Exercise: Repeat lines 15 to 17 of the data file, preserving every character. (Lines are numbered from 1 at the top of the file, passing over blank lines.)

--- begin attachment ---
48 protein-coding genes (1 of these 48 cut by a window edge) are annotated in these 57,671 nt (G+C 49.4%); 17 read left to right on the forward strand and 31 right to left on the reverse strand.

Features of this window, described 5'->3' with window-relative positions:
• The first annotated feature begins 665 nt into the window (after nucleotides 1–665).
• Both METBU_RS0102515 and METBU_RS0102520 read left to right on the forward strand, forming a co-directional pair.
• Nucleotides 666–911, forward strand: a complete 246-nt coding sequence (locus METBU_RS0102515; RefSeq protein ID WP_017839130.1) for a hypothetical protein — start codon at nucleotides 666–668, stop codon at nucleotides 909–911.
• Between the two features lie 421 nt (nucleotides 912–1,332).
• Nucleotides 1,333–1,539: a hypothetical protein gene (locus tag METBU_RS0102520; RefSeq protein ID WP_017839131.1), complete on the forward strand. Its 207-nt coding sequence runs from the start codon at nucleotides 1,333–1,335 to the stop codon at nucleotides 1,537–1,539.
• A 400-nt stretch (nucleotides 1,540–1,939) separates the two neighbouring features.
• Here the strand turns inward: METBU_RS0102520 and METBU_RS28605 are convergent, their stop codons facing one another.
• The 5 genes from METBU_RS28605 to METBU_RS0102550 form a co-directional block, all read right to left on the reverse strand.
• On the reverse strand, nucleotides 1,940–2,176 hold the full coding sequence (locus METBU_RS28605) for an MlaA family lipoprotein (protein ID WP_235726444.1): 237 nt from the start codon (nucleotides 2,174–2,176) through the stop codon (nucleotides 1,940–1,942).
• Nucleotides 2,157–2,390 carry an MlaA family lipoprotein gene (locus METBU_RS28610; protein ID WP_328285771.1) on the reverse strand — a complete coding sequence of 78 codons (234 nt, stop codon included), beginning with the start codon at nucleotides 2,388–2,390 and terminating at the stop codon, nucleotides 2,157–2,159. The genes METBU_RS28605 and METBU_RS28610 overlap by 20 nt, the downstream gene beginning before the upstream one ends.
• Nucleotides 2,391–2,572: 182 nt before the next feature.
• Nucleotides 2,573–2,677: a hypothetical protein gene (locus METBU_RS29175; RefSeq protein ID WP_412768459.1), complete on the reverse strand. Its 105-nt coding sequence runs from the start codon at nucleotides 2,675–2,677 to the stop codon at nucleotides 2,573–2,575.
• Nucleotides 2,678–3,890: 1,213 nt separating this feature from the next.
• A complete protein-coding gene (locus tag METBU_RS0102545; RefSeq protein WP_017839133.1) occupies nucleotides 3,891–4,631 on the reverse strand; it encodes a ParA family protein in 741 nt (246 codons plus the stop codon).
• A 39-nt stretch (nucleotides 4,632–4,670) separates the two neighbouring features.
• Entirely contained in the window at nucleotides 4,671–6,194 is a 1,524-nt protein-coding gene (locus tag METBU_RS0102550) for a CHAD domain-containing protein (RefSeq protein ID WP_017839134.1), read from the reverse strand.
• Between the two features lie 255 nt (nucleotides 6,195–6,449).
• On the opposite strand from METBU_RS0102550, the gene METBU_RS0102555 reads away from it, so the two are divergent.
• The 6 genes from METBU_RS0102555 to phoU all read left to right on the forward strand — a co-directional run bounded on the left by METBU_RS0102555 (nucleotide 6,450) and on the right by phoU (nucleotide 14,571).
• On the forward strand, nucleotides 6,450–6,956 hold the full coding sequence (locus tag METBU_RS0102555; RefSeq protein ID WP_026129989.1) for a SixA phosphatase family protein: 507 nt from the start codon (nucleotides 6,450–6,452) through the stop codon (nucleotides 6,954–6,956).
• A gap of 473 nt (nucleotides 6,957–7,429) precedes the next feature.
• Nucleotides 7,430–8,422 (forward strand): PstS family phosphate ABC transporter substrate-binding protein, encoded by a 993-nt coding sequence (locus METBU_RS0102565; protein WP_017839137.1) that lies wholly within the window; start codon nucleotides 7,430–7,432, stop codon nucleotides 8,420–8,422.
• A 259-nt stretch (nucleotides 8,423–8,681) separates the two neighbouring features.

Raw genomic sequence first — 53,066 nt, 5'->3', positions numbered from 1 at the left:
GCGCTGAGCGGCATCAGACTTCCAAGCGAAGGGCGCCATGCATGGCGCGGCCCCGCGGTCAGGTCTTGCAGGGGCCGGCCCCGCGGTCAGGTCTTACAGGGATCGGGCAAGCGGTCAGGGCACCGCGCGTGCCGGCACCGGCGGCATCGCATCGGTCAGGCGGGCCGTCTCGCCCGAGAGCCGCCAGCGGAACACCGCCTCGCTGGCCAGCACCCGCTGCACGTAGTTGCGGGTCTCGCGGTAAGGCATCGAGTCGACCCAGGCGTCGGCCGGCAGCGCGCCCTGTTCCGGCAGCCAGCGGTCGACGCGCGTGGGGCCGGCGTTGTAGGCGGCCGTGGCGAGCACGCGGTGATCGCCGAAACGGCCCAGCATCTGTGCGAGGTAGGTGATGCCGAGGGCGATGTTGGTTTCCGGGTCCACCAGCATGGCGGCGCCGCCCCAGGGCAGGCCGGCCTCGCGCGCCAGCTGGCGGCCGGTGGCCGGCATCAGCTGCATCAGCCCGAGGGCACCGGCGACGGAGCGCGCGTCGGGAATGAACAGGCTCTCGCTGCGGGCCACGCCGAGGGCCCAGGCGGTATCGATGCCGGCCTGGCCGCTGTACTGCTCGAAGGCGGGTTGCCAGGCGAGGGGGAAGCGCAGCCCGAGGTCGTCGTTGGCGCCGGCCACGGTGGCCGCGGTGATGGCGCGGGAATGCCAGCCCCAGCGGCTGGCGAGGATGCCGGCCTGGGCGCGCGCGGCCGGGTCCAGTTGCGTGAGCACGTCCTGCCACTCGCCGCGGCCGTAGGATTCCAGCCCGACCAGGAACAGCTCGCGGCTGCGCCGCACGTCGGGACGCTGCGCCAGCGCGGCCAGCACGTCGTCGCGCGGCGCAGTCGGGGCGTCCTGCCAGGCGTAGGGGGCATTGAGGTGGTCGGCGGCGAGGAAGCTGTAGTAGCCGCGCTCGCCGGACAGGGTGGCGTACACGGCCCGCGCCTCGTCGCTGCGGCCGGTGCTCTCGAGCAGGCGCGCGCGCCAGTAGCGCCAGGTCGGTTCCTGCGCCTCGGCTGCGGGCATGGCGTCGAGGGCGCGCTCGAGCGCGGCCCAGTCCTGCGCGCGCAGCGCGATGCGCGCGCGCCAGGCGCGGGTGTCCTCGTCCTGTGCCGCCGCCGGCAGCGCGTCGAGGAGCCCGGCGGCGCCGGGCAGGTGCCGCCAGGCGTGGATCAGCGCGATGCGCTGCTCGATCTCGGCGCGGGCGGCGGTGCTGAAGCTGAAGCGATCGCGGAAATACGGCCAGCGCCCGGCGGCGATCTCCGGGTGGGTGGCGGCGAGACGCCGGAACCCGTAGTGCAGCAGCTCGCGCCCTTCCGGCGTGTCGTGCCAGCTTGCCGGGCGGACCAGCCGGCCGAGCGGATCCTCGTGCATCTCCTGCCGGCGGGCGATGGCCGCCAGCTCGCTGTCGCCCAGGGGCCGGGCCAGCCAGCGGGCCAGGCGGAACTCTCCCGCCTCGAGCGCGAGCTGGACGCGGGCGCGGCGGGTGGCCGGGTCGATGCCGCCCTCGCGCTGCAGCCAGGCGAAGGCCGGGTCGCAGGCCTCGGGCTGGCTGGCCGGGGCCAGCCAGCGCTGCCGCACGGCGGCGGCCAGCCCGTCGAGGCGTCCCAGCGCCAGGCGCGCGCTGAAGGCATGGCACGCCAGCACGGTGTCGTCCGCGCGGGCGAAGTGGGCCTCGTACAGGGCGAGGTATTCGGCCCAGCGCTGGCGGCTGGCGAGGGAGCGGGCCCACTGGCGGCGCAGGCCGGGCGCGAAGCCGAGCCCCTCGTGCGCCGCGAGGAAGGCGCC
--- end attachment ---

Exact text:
• Nucleotides 2,678–3,890: 1,213 nt separating this feature from the next.
• A complete protein-coding gene (locus tag METBU_RS0102545; RefSeq protein WP_017839133.1) occupies nucleotides 3,891–4,631 on the reverse strand; it encodes a ParA family protein in 741 nt (246 codons plus the stop codon).
• A 39-nt stretch (nucleotides 4,632–4,670) separates the two neighbouring features.